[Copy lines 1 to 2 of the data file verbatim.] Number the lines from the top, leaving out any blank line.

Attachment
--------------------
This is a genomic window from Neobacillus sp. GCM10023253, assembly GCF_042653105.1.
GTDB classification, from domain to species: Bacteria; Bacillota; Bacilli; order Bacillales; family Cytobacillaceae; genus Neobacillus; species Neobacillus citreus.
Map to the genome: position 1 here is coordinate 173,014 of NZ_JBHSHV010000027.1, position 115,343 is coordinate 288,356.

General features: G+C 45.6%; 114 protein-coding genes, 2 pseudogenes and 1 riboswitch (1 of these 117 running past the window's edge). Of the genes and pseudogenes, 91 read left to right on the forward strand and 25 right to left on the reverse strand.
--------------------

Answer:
This is a genomic window from Neobacillus sp. GCM10023253, assembly GCF_042653105.1.
GTDB classification, from domain to species: Bacteria; Bacillota; Bacilli; order Bacillales; family Cytobacillaceae; genus Neobacillus; species Neobacillus citreus.